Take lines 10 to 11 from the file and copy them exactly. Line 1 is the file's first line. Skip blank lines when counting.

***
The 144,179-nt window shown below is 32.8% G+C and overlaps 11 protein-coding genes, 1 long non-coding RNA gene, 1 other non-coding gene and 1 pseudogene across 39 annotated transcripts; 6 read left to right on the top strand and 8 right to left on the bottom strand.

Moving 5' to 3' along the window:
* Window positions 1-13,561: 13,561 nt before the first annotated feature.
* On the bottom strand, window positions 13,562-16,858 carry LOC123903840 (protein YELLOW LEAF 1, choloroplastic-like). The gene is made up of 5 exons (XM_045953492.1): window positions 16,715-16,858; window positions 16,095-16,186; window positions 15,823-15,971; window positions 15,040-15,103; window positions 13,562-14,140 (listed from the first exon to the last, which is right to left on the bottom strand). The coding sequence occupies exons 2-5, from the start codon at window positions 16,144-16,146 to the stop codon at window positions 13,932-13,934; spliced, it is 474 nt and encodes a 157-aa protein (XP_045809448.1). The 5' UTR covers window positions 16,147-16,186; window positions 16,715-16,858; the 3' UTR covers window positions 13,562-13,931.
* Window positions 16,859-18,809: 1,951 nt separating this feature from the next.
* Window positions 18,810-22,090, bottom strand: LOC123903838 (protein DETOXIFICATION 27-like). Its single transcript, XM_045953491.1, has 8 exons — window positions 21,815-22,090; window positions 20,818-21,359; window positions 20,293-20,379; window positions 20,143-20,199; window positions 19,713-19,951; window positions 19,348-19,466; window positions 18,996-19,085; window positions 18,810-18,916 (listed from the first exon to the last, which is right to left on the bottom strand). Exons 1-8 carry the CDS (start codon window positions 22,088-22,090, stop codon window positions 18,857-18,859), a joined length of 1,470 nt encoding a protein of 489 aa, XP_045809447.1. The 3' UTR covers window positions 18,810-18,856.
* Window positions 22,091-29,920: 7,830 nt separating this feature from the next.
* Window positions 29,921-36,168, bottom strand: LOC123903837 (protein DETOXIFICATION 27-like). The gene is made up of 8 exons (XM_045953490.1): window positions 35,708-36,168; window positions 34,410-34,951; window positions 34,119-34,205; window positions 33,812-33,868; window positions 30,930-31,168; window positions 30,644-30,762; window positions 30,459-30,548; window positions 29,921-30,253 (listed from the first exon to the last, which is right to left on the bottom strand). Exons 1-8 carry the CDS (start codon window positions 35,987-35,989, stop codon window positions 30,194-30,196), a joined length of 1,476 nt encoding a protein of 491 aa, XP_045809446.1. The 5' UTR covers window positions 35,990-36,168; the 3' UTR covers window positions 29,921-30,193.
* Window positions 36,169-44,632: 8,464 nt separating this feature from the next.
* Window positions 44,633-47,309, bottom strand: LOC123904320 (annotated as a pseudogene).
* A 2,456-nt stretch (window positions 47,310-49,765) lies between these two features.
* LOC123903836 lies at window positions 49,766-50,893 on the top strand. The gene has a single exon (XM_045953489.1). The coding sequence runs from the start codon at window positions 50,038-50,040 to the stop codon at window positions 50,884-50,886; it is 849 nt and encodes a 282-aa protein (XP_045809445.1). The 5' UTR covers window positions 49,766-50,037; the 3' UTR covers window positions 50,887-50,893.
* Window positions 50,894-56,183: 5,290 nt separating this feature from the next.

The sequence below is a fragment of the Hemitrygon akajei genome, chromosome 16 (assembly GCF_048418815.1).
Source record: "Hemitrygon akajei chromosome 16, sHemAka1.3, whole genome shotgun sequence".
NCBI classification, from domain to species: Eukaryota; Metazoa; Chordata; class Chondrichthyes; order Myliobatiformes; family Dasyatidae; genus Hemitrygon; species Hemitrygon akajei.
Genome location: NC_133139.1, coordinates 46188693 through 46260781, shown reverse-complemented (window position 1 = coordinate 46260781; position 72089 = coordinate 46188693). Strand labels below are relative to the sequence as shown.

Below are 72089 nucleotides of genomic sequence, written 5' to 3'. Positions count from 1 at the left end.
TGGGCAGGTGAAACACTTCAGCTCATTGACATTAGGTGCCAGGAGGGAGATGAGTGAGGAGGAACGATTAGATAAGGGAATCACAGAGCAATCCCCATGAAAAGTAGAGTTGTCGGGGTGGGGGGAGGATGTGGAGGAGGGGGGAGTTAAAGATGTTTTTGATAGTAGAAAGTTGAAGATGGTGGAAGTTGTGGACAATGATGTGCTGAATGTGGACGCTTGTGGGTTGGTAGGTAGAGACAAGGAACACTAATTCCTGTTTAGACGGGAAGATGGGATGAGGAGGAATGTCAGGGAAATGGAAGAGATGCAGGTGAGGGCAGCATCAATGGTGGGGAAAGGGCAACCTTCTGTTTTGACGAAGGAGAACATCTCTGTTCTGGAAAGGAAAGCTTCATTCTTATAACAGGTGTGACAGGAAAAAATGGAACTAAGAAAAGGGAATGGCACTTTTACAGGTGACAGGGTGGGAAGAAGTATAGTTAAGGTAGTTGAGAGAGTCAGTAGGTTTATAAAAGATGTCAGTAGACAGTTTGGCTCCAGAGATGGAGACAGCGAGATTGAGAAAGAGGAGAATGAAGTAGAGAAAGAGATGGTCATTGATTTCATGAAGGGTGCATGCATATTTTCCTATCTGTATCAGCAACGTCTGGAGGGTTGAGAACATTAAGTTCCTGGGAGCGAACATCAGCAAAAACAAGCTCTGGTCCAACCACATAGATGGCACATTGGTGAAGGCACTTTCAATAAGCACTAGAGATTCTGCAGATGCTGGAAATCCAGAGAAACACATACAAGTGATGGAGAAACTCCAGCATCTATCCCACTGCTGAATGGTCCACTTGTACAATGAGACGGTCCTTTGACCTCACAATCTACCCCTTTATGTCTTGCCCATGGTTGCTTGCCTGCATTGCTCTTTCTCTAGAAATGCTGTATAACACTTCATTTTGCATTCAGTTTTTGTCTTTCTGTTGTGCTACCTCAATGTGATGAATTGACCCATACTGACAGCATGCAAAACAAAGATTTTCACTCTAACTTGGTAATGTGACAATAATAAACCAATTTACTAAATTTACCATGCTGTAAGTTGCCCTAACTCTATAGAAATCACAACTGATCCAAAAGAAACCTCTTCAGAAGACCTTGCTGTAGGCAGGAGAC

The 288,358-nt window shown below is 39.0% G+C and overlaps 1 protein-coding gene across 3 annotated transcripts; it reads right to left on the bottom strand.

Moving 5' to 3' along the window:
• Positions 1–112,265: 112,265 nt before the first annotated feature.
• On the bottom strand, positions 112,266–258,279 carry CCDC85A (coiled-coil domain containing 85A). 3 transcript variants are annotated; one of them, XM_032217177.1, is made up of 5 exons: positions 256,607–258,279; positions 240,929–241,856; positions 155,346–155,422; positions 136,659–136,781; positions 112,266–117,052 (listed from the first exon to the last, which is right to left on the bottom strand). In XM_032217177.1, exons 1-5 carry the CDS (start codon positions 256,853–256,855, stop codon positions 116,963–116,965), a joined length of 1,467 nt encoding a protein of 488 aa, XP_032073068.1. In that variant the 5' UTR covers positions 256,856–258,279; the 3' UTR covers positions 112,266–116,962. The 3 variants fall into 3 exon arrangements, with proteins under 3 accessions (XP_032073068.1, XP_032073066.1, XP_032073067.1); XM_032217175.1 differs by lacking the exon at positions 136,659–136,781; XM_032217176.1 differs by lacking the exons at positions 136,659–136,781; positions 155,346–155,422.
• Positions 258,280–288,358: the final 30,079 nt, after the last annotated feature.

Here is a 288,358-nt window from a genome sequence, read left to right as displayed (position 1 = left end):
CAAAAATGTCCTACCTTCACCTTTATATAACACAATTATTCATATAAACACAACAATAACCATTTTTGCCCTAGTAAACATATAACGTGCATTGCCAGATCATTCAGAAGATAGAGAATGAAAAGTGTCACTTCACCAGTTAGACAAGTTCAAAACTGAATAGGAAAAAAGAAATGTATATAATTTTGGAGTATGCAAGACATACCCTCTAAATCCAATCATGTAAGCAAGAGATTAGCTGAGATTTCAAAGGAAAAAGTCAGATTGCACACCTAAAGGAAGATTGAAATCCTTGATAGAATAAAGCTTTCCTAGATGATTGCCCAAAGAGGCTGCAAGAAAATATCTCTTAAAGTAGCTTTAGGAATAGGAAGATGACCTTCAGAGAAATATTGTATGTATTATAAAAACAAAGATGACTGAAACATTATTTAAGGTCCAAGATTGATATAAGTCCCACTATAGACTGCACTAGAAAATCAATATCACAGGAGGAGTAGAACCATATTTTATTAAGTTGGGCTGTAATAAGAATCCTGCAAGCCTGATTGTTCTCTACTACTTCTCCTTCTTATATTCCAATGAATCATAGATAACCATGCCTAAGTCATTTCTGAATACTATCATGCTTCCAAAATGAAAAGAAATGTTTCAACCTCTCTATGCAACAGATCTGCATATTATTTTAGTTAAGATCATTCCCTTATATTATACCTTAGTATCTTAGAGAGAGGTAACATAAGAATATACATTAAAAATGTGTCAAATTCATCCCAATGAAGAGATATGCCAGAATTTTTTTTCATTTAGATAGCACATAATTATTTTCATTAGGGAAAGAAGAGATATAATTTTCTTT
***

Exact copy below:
* Window positions 44,633-47,309, bottom strand: LOC123904320 (annotated as a pseudogene).
* A 2,456-nt stretch (window positions 47,310-49,765) lies between these two features.